Zero rating:  the practice of not charging consumers for certain kinds of data.  That could be sports or all video or gaming.  That data would then not be counted towards the consumers data cap and would make that service more competitive.

Sponsored data:  an application provider arranges with an ISP to discount the data associated with its app.

The CRTC’s decision is to disallow these differential pricing practices (and any others that arise, based on a framework that has been developed to assess the practices) in order to maintain net neutrality.

In practical terms this means that immediately Vidéotron’s Unlimited Music Service, which excluded the data used by that music streaming service from certain mobile plans, was offside.  What it means for content creators is that ISPs cannot distinguish themselves on the basis of what content they have to offer – no exclusive access or zero-rated access to Netflix, or CraveTV or gaming.  No fast lane for CanCon (an idea that has been floated from time to time).   They can compete on price and speed and size of the data caps but not content.  Look at this quote from the decision:

“The Commission considers that any short-term benefits of differential pricing practices would be greatly outweighed by the negative long-term impacts on consumer choice if ISPs were to act as gatekeepers of content through their use of such practices.”

Gatekeepers.  Does that sound familiar?  This is why the decision should be of interest to content creators, particularly those who are moving away from broadcasters as gatekeepers to offer their content directly to consumers.  The Differential Pricing Practices decision means that you will not be moving from broadcaster to ISP as gatekeeper.  For digital content creators it means that the ISP cannot insert itself between you and your audience.

 

 

The CIPFs and Digital Media

In my last post I went over the ‘permissions’ and ‘requirements’ of the CRTC’s new regulatory framework for Certified Independent Production Funds (“CIPFs”).  Since then you have heard a lot about the decision to reduce eligibility for Canadian productions from 8 points to 6 points. However, there is another issue that has been quietly bubbling away and now is generating a great deal of concern.

First, a little context.  In CRTC 2010-833, the CRTC amended the existing regulatory framework for CIPFs to formally allow CIPFs to fund digital media associated with television programming and to allow funding of standalone digital media provided that it was limited by a cap of 10% of the revenues received by a CIPF from a BDU.

“the Commission is of the view that there is little cause for concern over permitting the funding of new media projects linked to television programs as any new media content created as a result of such funding would still serve to support traditional television production. The Commission also concludes that the existence of a link to a television program will create a self-limiting process in that the producers and broadcasters will want to ensure that sufficient amounts remain for television production and development and will therefore make decisions in their own best interest. It will also be at the discretion of the funds whether they choose to fund program-related new media projects. As such, the Commission considers that a cap on such new media projects is not necessary.” [para 17]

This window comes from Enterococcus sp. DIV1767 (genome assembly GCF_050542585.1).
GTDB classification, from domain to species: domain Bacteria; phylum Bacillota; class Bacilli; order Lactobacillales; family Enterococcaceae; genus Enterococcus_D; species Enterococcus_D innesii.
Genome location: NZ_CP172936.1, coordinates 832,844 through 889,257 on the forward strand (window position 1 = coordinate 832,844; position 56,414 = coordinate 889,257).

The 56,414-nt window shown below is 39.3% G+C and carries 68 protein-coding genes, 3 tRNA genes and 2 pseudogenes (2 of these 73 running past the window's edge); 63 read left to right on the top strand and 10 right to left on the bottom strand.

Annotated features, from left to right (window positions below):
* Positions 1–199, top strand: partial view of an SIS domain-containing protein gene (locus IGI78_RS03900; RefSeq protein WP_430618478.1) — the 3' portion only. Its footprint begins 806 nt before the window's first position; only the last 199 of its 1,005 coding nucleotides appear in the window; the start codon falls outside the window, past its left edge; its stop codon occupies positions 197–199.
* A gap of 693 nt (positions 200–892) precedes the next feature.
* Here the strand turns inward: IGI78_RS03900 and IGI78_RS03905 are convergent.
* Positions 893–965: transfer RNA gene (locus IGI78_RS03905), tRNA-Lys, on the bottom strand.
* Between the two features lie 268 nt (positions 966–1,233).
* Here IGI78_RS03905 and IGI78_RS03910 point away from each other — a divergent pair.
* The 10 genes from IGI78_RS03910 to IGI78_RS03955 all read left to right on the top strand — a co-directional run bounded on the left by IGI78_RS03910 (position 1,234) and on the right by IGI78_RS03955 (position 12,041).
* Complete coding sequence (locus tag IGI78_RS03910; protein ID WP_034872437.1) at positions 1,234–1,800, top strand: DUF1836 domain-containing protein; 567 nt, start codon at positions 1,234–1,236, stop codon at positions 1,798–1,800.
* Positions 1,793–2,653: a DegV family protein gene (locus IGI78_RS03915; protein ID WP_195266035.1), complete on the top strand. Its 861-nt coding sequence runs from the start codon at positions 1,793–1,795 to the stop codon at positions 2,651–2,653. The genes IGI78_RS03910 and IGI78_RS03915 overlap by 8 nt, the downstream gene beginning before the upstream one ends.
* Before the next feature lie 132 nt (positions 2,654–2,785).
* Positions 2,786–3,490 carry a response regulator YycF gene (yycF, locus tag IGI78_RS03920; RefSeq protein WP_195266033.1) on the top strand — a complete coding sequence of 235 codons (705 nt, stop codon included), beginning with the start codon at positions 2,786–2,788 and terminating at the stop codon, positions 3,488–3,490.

So it was very confusing to read the new framework and see the phrase “the Commission will maintain a 10% limit on funding that can be allocated to non-programming digital content” [para 45] when there had been no cap on associated ‘new media’ to maintain.  Now, the definitions have been updated so that digital no longer includes digital-first linear video, but the result of the new wording is that all other digital media associated with a television program is now limited to 10% of BDU revenues.

Given the seriousness of this change, various organizations have been in touch with the CRTC to confirm that indeed this interpretation is correct. The potential consequence is significant as it would mean that most of the CIPF funding for digital media that both digital media and television producers have relied on will have to be re-allocated to  only television programming.  At a time when digital media is an essential element in discoverability this is a puzzling development.  Affiliated digital media drives audiences to the television, extends their experience with the television program and the broadcaster, builds both brands, and helps to sell the television show internationally.  Digital media can help documentaries extend their reach and their impact.  In some genres, most notably children’s, international buyers rarely license the television program unless there is associated digital media.